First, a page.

The word humane is significant in showing how centric the human mind can be. Humans use the word to express and define their feelings of compassion and sympathy towards other creatures(Oxford dictionary). By using the word humane they associate their feelings of compassion and sympathy with their own species. An example of this use of the word humane is the ongoing discussion about how humane the meat industry, animal farming, and fur farming are. This month, a large debate developed in Europe, primarily in Denmark which is, according to the US Department of State and other UN and international reports, a country with well human rights and humane laws and legislations record https://www.state.gov/reports/2019-country-reports-on-human-rights-practices/denmark/, over the Danish government’s decision to cull over 17 million mink animals. The government’s decision triggered a backlash and drew attention to the inhumane mink farming conditions in Denmark, and whether the government should instead be phasing out of the whole industry.
According to the Danish agriculture and food council, 1500 Danish fur farms produce 19 million Mink skins.
In addition, fur and mink skins are the third largest Danish agricultural export items of animal origin, representing an annual export value of approx. 1
,.1 billion euros. After 200 people were infected with the mink-related Covid–19 virus, Danish government officials and health scientists are calling for the culling of 17 million mink animals over fears of virus mutations that can spread to humans and affect the development of vaccines (BBC).
The culling of the animals might, however, not be the worst thing that could happen to the mink animals in Danish fur farms. Reporters who were able to enter some of the mink fur farms have described horrific scenes, living conditions, and treatment of the animals. The European Green Party has long pushed for the phasing out of the fur industry in Europe. The European Greens demand “that the fur farming industry needs to be phased out due to the severe welfare problems for all the species reared for fur” (European greens). The party has pointed out the need to phase out fur farming as it causes severe suffering for animals, and have called on the European Union to revise Council Directive 98/58/EC of 20 July 1998 concerning the protection of animals kept for farming purposes.
Meanwhile in Canada
According to the Fur Institute of Canada, Mink farms have produced 2.6 million pelts with a value of $192.5 million in Canada in 2010 . The situation of fur farms in Canada is less regulated than it is in Europe. Canada lacks national policies that regulate the fur industry. Instead, there are national voluntary guidelines for the provinces to work with. This legislative ambiguity leaves the door wide open for fur farms to operate without efficient inspection and supervision. The Green Party of Canada does not have any official statement or position published regarding the fur farms conditions in the Country. On the other hand, the Green Party of Quebec has taken a stand against fur farming since 2014. They believe that “this industry has seriously tarnished Quebec’s international reputation in terms of animal rights” (Green Party of Quebec).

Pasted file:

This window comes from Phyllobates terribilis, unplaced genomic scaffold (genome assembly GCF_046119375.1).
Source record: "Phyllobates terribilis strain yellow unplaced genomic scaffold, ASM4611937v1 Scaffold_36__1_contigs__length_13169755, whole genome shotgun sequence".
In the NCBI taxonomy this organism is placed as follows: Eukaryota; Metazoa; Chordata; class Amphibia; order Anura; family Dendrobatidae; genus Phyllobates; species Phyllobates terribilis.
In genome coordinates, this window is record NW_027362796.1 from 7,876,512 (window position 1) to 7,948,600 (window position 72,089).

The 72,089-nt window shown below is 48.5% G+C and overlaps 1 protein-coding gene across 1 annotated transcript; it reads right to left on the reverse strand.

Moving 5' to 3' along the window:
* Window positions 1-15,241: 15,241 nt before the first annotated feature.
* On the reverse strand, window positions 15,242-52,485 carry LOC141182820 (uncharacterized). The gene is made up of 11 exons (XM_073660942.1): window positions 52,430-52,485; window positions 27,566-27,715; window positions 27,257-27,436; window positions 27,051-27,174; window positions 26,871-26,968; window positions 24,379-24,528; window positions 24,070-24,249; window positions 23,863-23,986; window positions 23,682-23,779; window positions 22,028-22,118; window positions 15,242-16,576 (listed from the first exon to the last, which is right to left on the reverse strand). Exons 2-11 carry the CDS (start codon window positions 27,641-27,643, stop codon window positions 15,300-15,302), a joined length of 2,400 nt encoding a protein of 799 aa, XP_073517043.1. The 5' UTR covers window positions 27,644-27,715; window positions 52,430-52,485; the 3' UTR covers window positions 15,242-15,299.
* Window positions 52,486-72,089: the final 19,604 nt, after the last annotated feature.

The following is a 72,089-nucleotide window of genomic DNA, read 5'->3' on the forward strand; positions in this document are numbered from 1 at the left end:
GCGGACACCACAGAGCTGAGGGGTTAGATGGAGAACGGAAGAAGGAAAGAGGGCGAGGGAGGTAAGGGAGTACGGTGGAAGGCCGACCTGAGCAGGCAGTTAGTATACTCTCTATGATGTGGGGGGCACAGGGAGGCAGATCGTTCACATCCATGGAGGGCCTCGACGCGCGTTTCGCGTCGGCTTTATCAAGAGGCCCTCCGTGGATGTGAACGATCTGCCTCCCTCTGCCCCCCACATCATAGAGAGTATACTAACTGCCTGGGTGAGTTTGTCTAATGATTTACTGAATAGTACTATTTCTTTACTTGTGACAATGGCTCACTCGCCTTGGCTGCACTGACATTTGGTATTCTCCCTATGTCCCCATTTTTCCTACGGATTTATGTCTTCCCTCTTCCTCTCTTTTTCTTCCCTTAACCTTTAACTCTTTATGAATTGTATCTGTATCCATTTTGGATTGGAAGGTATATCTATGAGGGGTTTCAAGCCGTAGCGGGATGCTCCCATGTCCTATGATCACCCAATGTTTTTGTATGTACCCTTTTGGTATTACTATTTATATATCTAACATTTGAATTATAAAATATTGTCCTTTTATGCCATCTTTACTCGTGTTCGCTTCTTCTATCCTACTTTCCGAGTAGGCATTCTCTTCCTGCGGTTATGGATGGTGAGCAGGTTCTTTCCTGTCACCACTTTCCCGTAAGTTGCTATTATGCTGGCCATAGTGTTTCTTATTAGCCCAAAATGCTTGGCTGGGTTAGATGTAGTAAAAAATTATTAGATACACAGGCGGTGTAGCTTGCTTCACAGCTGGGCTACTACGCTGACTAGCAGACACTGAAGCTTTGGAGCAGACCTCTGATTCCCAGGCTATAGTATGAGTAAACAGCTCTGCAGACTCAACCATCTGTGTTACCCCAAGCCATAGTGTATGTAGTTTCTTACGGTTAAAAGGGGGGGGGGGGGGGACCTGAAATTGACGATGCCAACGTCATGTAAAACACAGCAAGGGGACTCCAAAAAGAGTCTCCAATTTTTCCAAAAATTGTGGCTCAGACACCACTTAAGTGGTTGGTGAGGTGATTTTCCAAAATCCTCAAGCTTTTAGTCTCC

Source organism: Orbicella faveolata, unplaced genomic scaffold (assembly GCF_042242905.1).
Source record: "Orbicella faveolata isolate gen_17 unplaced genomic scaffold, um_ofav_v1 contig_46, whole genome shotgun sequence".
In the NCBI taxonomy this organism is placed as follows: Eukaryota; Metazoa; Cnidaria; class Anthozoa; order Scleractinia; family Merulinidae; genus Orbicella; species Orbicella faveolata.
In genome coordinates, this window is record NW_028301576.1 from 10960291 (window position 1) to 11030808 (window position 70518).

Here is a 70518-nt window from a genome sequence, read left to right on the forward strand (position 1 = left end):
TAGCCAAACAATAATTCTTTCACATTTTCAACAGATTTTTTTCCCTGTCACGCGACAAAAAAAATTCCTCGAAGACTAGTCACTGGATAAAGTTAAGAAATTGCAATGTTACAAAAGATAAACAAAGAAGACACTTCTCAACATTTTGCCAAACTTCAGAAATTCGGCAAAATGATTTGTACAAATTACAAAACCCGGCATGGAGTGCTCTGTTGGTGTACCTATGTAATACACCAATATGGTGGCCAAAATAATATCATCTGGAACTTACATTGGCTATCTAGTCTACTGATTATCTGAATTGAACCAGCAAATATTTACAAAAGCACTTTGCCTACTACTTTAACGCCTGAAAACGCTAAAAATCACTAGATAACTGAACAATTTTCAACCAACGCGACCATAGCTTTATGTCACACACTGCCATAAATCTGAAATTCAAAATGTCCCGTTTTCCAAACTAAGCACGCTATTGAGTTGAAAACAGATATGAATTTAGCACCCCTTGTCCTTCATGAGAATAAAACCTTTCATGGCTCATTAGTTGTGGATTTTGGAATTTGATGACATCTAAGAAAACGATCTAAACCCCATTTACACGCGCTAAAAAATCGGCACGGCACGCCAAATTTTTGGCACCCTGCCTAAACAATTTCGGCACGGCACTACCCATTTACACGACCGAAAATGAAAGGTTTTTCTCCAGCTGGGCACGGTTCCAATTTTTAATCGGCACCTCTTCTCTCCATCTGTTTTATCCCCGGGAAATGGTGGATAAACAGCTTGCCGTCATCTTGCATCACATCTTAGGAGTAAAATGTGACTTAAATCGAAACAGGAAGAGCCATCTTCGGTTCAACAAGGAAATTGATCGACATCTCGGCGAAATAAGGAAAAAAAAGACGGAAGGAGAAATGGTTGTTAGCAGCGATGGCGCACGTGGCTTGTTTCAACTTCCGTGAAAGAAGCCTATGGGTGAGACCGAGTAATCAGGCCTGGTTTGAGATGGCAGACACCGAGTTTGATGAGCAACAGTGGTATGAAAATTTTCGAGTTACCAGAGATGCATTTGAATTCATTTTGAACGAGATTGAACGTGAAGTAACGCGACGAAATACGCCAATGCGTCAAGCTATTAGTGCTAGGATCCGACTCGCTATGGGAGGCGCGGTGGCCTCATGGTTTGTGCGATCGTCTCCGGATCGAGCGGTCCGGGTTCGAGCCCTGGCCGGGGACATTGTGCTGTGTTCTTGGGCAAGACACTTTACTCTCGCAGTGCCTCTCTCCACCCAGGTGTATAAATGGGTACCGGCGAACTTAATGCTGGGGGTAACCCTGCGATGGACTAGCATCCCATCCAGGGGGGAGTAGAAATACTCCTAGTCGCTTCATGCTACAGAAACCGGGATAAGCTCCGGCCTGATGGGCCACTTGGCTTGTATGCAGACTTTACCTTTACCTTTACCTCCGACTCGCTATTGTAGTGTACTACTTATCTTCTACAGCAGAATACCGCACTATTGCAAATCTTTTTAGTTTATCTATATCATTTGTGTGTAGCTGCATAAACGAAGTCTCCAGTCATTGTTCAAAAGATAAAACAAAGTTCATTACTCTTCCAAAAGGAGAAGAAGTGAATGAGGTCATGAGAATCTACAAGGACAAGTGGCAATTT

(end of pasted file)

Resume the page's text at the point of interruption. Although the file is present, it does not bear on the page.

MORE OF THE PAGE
Green Party of Quebec
Alex Tyrell, the leader of the Green Party of Quebec, has answered the following questions regarding the issue on November 15th, 2020 for Global Green news:
– Where does the Green Party of Quebec stand regarding fur farming in Canada?
– Alex: “The Green Party of Quebec has taken a strong position against fur farming within Quebec because of the violations to animal rights that this industry represents and practices.”
– Do you support an immediate shutdown of the industry, or do you instead call for a phasing out of the fur farming industry?
– Alex: “The word immediate is sometimes hard to achieve in politics. The Green party of Quebec, however, want to phase out as quickly as possible”
– According to the Fur Institute of Canada, the fur industry contributes nearly $1 billion annually to the Canadian economy. What plan does the Green Party of Quebec have to make up for the loss that a shutdown of the fur industry could cause to the Canadian economy, and how are you planning to support the affected farmers and businesses?
– Alex: “As with many of the other different changes we want to make in the agricultural industry, Green Party government will be there to support the farmers and the agricultural industry in helping them transition to more sustainable and more ethical operations”. Despite the clear position the Green Party of Quebec has against the fur industry, Canada seems to have no official improvement plans in the horizon for the conditions of fur farms.
Although the European parliament has strong laws to regulate the work of the animal industry, it still needs efficient legislative and application tools for the European countries to, successfully, end the mistreatment of wild and domestic animals. Canada, on the other hand, is a traditional international fur producer, and neither the government nor the large active parties seem to be concerned about improving its fur industry reality and humane conditions. Until then, for the millions of mink animals in fur farms, the only humane relief possible seems to be in the spread of the Coronavirus.